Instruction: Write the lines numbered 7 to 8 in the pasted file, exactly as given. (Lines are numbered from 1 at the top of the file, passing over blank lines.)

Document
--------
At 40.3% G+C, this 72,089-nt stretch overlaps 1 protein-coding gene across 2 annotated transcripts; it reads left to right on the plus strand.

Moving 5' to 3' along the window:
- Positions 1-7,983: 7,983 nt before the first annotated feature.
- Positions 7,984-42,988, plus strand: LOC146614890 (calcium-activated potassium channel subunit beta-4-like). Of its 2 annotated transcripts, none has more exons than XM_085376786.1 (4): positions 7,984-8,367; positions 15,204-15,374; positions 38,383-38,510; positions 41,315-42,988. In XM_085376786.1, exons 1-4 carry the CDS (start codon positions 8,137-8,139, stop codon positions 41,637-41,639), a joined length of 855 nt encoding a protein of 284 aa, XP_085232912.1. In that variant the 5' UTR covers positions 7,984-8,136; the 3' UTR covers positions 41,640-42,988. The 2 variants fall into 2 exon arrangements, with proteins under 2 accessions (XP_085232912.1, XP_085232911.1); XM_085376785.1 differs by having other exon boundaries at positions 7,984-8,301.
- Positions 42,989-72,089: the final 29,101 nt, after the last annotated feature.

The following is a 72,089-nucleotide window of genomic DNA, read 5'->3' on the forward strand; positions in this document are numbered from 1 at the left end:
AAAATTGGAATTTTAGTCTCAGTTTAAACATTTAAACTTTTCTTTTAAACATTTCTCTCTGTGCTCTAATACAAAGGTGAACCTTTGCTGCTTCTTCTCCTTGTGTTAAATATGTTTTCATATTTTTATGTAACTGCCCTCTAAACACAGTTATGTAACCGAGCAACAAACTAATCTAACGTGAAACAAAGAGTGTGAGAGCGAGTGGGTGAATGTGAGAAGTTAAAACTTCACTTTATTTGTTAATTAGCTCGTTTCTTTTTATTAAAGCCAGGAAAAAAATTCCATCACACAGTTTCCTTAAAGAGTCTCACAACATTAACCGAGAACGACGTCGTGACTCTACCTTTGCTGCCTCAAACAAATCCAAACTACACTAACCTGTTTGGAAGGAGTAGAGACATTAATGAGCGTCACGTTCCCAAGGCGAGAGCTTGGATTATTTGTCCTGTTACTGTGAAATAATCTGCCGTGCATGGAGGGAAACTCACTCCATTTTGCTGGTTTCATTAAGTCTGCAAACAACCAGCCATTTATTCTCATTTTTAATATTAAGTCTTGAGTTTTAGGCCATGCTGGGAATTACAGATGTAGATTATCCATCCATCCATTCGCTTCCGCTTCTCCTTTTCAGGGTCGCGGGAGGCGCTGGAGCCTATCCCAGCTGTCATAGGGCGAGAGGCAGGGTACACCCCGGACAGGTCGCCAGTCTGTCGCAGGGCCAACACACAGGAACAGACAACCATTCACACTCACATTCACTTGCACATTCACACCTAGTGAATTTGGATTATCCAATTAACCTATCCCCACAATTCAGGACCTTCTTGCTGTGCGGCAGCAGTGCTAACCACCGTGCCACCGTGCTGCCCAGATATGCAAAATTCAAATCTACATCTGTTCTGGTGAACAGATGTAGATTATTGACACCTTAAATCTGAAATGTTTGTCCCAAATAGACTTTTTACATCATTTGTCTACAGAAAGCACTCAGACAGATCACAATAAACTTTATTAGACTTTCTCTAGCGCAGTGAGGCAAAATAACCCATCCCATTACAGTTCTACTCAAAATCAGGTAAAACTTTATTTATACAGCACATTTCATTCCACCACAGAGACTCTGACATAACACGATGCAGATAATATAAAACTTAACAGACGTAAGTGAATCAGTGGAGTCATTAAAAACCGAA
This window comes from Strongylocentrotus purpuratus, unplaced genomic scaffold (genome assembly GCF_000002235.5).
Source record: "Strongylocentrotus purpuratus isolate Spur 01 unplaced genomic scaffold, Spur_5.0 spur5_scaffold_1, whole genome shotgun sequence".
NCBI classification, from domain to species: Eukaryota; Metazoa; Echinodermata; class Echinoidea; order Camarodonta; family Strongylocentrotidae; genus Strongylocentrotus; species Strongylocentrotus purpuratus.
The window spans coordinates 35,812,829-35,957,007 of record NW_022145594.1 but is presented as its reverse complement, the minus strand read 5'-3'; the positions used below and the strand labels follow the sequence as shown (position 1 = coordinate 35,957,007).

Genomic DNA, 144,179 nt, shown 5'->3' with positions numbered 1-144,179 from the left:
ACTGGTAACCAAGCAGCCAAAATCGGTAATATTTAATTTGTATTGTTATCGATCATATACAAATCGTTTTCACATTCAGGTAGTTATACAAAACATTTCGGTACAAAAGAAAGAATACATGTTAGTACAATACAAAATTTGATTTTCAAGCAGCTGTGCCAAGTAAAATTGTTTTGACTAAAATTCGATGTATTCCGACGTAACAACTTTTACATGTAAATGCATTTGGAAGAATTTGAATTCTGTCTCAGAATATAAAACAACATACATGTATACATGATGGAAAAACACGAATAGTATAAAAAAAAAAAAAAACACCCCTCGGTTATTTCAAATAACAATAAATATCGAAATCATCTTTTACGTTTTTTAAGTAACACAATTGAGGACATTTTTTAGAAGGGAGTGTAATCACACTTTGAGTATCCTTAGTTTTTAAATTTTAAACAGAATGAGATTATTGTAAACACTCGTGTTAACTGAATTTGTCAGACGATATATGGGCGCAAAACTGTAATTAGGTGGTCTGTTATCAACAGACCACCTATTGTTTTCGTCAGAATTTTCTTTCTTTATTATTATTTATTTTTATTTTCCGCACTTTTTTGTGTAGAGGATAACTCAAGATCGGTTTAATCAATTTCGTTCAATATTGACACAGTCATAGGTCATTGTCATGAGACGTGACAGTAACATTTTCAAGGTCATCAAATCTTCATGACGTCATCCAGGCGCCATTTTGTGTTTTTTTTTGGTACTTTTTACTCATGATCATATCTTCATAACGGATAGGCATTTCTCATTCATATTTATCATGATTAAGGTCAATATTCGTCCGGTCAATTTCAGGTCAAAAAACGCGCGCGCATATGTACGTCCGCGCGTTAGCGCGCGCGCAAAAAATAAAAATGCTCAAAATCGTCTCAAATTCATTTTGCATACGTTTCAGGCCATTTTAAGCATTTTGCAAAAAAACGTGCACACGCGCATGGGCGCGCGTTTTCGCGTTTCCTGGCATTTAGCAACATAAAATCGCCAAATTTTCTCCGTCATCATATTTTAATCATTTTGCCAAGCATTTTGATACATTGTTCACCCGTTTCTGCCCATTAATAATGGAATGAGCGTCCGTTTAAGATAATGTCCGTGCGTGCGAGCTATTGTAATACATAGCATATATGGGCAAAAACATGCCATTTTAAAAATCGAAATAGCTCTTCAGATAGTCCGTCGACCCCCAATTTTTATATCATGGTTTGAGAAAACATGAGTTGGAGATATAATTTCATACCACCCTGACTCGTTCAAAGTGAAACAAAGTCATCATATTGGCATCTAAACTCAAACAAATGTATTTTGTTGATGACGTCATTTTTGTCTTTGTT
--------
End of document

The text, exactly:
AAAATTGGAATTTTAGTCTCAGTTTAAACATTTAAACTTTTCTTTTAAACATTTCTCTCTGTGCTCTAATACAAAGGTGAACCTTTGCTGCTTCTTCTCCTTGTGTTAAATATGTTTTCATATTTTTATGTAACTGCCCTCTAAACACAGTTATGTAACCGAGCAACAAACTAATCTAACGTGAAACAAAGAGTGTGAGAGCGAGTGGGTGAATGTGAGAAGTTAAAACTTCACTTTATTTGTTAATTAGCTCGTTTCTTTTTATTAAAGCCAGGAAAAAAATTCCATCACACAGTTTCCTTAAAGAGTCTCACAACATTAACCGAGAACGACGTCGTGACTCTACCTTTGCTGCCTCAAACAAATCCAAACTACACTAACCTGTTTGGAAGGAGTAGAGACATTAATGAGCGTCACGTTCCCAAGGCGAGAGCTTGGATTATTTGTCCTGTTACTGTGAAATAATCTGCCGTGCATGGAGGGAAACTCACTCCATTTTGCTGGTTTCATTAAGTCTGCAAACAACCAGCCATTTATTCTCATTTTTAATATTAAGTCTTGAGTTTTAGGCCATGCTGGGAATTACAGATGTAGATTATCCATCCATCCATTCGCTTCCGCTTCTCCTTTTCAGGGTCGCGGGAGGCGCTGGAGCCTATCCCAGCTGTCATAGGGCGAGAGGCAGGGTACACCCCGGACAGGTCGCCAGTCTGTCGCAGGGCCAACACACAGGAACAGACAACCATTCACACTCACATTCACTTGCACATTCACACCTAGTGAATTTGGATTATCCAATTAACCTATCCCCACAATTCAGGACCTTCTTGCTGTGCGGCAGCAGTGCTAACCACCGTGCCACCGTGCTGCCCAGATATGCAAAATTCAAATCTACATCTGTTCTGGTGAACAGATGTAGATTATTGACACCTTAAATCTGAAATGTTTGTCCCAAATAGACTTTTTACATCATTTGTCTACAGAAAGCACTCAGACAGATCACAATAAACTTTATTAGACTTTCTCTAGCGCAGTGAGGCAAAATAACCCATCCCATTACAGTTCTACTCAAAATCAGGTAAAACTTTATTTATACAGCACATTTCATTCCACCACAGAGACTCTGACATAACACGATGCAGATAATATAAAACTTAACAGACGTAAGTGAATCAGTGGAGTCATTAAAAACCGAA
This window comes from Strongylocentrotus purpuratus, unplaced genomic scaffold (genome assembly GCF_000002235.5).